Then we have cisgender people clinging to their gender binary by “protesting” Target’s decision to have gender neutral restrooms in all of its stores or voting to pass laws that target Trans people or TV personalities fixating on whether or not a Trans actress has had gender confirmation surgery. And we can’t even allow something simple like changing the ways in which we use gender pronouns in the English language. Which, by the way, has changed and morphed a lot over the years. One of the beautiful things about language is it’s an invention people made up, so we can change the rules as we go to be more inclusive of people.

All of these very public and prevalent examples are of majoritized people displaying their fragility and trying to further entrench us in the status quo. We see these things on the news and they demonstrate a pattern of inability to take criticism, understand the existence of different experiences, identities, and perspectives, and deal with the stress or cognitive dissonance of these differences. So, if nearly everyone is fragile to some extent, what do we do?

Dr. DiAngelo has some thoughts on this. Specifically she says, “When whites only notice “raced others,” we reinscribe Whiteness by continuing to posit Whiteness as universal and non-Whiteness as other.” So when white people don’t notice that we’re in a room full of other white people, we continue the mindset and narrative that Whiteness is universal. We need to talk about it. We need to notice when we’re in places that only represent and serve majoritized people and work to change those environments. This will lead to discomfort, but as Dr. DiAngelo continues, “a continual retreat from the discomfort of authentic racial engagement results in a perpetual cycle that works to hold racism in place.” Backing away from our discomfort perpetuates the problem and that’s what the reactions I’ve outlined above are. Those actions are intentionally backing away from any discomfort or any confrontation from the dominant narrative which just reinforces that status quo narrative.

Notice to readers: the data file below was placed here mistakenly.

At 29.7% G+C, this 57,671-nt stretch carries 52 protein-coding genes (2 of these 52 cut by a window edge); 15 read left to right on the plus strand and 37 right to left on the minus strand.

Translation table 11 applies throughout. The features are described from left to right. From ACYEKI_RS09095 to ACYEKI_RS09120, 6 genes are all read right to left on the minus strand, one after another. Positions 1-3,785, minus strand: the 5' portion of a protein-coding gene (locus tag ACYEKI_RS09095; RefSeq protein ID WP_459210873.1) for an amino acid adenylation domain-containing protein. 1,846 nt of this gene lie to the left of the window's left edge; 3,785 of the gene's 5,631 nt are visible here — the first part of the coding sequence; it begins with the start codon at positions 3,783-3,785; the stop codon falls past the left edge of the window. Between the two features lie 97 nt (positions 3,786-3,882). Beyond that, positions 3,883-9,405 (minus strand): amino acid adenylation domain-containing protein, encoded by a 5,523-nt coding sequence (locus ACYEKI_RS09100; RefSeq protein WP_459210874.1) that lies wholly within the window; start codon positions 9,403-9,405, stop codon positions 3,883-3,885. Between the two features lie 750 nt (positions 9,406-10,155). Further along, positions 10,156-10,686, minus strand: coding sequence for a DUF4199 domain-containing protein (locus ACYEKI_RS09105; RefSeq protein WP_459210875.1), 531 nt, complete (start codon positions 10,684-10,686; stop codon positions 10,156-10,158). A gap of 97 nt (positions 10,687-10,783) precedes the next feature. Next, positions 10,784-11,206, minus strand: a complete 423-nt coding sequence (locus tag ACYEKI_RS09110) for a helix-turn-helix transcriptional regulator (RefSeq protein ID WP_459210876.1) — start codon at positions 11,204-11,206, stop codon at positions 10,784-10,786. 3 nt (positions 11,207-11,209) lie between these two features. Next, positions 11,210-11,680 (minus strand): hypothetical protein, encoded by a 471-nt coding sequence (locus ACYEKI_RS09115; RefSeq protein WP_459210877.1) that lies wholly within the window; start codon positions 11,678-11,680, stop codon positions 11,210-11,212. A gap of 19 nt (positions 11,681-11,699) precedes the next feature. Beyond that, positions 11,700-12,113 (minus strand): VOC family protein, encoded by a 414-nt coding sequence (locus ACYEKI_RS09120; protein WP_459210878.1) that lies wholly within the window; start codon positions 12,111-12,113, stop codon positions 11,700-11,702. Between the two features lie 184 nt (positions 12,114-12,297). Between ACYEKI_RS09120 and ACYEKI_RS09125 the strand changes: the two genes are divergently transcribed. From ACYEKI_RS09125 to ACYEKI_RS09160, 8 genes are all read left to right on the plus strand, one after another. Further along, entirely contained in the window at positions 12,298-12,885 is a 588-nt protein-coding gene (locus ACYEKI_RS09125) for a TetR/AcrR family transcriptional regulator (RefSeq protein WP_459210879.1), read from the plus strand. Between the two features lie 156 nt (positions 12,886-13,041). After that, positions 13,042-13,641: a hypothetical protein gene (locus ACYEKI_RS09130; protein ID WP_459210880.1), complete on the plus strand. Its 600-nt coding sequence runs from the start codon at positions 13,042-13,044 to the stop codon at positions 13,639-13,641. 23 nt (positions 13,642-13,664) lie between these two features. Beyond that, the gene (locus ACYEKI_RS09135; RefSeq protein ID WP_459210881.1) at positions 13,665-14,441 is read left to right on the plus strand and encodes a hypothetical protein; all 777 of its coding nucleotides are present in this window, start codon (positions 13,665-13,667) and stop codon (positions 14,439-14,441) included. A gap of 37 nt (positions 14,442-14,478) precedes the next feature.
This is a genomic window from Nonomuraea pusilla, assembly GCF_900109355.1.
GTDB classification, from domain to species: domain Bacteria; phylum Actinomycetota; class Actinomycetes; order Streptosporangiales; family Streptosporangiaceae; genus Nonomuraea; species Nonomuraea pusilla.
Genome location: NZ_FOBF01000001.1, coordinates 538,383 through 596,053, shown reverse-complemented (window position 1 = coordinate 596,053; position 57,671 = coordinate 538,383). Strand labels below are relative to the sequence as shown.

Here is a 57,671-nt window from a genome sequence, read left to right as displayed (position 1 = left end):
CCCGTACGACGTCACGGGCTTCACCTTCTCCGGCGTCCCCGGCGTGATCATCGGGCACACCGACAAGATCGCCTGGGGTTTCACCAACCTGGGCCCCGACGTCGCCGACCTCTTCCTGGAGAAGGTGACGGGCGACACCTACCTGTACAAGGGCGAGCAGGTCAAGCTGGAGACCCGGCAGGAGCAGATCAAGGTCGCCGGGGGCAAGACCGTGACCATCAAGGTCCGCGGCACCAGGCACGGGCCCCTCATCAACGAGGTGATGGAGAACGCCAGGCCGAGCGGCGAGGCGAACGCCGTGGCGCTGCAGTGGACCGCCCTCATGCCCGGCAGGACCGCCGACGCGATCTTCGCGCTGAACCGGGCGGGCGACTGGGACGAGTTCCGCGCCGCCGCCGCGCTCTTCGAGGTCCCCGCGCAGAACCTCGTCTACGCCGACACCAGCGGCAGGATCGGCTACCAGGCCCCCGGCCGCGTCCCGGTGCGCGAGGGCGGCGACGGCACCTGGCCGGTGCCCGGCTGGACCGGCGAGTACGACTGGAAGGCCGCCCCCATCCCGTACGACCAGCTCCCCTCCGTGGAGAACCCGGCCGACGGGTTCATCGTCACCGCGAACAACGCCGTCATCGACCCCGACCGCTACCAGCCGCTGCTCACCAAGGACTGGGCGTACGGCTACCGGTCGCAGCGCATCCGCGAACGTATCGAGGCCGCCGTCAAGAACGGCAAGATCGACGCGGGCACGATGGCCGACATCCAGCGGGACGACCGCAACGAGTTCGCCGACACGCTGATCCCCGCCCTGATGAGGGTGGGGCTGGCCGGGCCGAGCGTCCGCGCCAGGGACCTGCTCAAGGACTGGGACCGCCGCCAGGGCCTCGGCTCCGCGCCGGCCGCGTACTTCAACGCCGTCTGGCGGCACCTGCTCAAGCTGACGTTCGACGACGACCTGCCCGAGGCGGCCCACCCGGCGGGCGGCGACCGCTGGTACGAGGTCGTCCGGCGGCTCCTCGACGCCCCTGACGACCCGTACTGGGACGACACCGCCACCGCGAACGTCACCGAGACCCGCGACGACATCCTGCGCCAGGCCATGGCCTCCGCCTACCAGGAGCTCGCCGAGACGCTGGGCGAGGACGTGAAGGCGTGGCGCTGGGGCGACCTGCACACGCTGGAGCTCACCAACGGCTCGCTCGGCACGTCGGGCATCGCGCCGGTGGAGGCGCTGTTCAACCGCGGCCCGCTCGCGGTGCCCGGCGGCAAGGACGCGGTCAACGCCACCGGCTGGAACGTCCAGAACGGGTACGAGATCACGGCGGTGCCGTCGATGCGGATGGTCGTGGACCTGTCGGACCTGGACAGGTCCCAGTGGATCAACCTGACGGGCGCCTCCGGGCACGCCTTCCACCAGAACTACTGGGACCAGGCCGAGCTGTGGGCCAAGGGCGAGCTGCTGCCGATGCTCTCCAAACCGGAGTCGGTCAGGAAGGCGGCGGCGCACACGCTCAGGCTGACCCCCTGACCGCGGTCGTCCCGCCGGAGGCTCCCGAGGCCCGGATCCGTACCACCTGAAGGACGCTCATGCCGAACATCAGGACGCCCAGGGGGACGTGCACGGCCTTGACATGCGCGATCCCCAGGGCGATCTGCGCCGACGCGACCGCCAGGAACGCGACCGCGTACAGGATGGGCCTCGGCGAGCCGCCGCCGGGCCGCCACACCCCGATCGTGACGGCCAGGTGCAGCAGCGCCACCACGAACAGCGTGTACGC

As with most problems, you can’t address fragility until you know it’s a problem. That’s a big first step to achieve and it starts with discussions and educating ourselves to recognize the problem. Then we can become aware of the issue in order to learn “the micro level of analysis, and move to the macro” so we can learn “from the individual out to the interpersonal, societal and institutional.” In this way we can see how our individual attitudes and behaviors are influenced by and reflect larger systemic issues. For example, when we reject the notion that “they” is an acceptable singular gender neutral pronoun, we side with institutions who also only see the gender binary. As a result, it reduces the momentum for change in both individual behavior and institutional behavior to acknowledge the full humanity of trans people.

When we understand how the macro level influences the micro level we develop a better analysis of the current events in front of us. To be on the side of justice we must push for the changes that need to be made for our collective liberation. As Paulo Freire said, “no one can be authentically human while he prevents others from being so.” When we allow our fragility to be our most prevalent trait, that is exactly what we’re doing— preventing others from being authentically human. Let’s work on that and listen to the stories of the oppressed rather than rejecting them outright simply because we’ve never heard it before.

By Aaron Hood

Aaron is a social justice educator currently working in higher education in the Washington, DC, area. When he’s not focused on his work, he is reading, practicing yoga, or supporting Manchester United and DC United. You can find him online at aaronhood.net.